Anthrax are genuine metal royalty. Not content with being part of the ‘Big Four’ that pioneered thrash metal along with Metallica, Megadeth and Slayer, they also kick started the rap / metal crossover movement with their early ground breaking collaborations. Having justifiably been given with ‘Inspiration’ award at this years’ Golden Gods Awards in London, with latest album ‘For All Kings’ among their very best, 2016 sets to be another crowning year for the New York act. We caught up with drummer Charlie Benante in Dublin the day after the awards, to talk about Anthrax past, present and future. A monster in the end: Eamon O’Neill. Looking down the barrel of a gun: Olga Kuzmenko.
Hey Charlie, welcome back to Dublin, how are you today?
I’m okay. A little tired. The tour hasn’t been taking its toll, yesterday took its toll.
A little bit of partying?
A little bit. Yeah, it was kind of strange, but it was all fun.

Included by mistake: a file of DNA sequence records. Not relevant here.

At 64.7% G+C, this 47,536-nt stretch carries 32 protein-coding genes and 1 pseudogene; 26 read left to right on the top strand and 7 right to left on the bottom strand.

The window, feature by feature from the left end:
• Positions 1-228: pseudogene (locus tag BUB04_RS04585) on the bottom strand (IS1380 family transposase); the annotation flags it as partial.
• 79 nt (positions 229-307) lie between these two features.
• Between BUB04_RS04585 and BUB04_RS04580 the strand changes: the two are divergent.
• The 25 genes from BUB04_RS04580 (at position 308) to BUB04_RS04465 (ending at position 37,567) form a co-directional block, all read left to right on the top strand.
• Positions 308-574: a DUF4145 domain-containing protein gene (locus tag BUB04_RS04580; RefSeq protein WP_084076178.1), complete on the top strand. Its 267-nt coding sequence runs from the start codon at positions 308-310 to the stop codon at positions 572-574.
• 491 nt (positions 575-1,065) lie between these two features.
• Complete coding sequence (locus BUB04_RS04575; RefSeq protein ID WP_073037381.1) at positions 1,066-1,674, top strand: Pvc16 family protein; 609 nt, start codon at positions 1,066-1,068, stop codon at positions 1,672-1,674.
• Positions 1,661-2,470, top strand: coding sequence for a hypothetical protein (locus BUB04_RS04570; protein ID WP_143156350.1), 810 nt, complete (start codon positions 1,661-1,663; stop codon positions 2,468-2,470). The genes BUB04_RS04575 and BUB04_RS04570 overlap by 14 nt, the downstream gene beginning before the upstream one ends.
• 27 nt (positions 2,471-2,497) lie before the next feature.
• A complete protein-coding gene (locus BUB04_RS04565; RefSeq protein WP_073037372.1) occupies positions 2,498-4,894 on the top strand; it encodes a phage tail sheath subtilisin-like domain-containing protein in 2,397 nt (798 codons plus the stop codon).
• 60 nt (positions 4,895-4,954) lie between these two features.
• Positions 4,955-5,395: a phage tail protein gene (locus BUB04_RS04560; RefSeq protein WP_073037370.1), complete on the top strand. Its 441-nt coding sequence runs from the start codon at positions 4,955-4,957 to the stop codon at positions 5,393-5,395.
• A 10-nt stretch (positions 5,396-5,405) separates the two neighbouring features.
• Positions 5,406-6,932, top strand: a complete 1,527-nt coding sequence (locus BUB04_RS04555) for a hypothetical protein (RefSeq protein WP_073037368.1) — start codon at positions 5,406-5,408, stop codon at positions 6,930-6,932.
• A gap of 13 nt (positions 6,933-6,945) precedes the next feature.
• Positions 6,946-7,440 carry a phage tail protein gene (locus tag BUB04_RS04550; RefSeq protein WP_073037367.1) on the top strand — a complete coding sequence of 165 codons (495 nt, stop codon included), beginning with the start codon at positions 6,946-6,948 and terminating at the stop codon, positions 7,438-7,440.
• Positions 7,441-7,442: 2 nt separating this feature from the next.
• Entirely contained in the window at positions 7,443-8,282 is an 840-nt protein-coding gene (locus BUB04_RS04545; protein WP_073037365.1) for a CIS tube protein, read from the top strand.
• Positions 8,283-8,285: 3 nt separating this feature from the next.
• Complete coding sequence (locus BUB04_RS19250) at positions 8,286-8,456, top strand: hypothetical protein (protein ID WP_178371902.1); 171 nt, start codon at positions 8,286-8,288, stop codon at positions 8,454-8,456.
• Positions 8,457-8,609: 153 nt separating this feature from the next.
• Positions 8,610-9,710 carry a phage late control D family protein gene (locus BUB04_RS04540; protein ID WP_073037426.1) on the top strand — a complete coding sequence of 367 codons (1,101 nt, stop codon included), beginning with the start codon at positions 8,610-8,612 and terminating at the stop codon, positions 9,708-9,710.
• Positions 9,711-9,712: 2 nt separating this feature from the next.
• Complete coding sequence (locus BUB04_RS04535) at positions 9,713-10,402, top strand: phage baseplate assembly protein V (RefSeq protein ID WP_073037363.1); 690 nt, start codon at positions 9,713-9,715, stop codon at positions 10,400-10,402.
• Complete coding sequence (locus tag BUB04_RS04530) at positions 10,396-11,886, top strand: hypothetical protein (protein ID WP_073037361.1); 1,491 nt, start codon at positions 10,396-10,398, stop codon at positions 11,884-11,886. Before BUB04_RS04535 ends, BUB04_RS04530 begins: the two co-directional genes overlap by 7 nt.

You received the ‘Inspiration’ award at the Metal Hammer Golden Gods in London yesterday. How did it feel to receive that?
I don’t know where the ‘inspiration’ comes from; it’s drawn from this, you draw it from that, but I think for the most part, we try to enjoy it from here, within yourself. Why did you originally get into this business? We got into it because we wanted to make music. It wasn’t a business when you first hit, that’s the thing about it – it was fun making music and doing this. But it’s all a group of people that you’re kind of inspiring each other to do it, and then once it becomes a business, I wouldn’t say like the ‘fun’ disappears, but I think that innocence kind of disappears. And then once you have success, you’ve got the top deck of success the next time, it becomes kind of hard to do.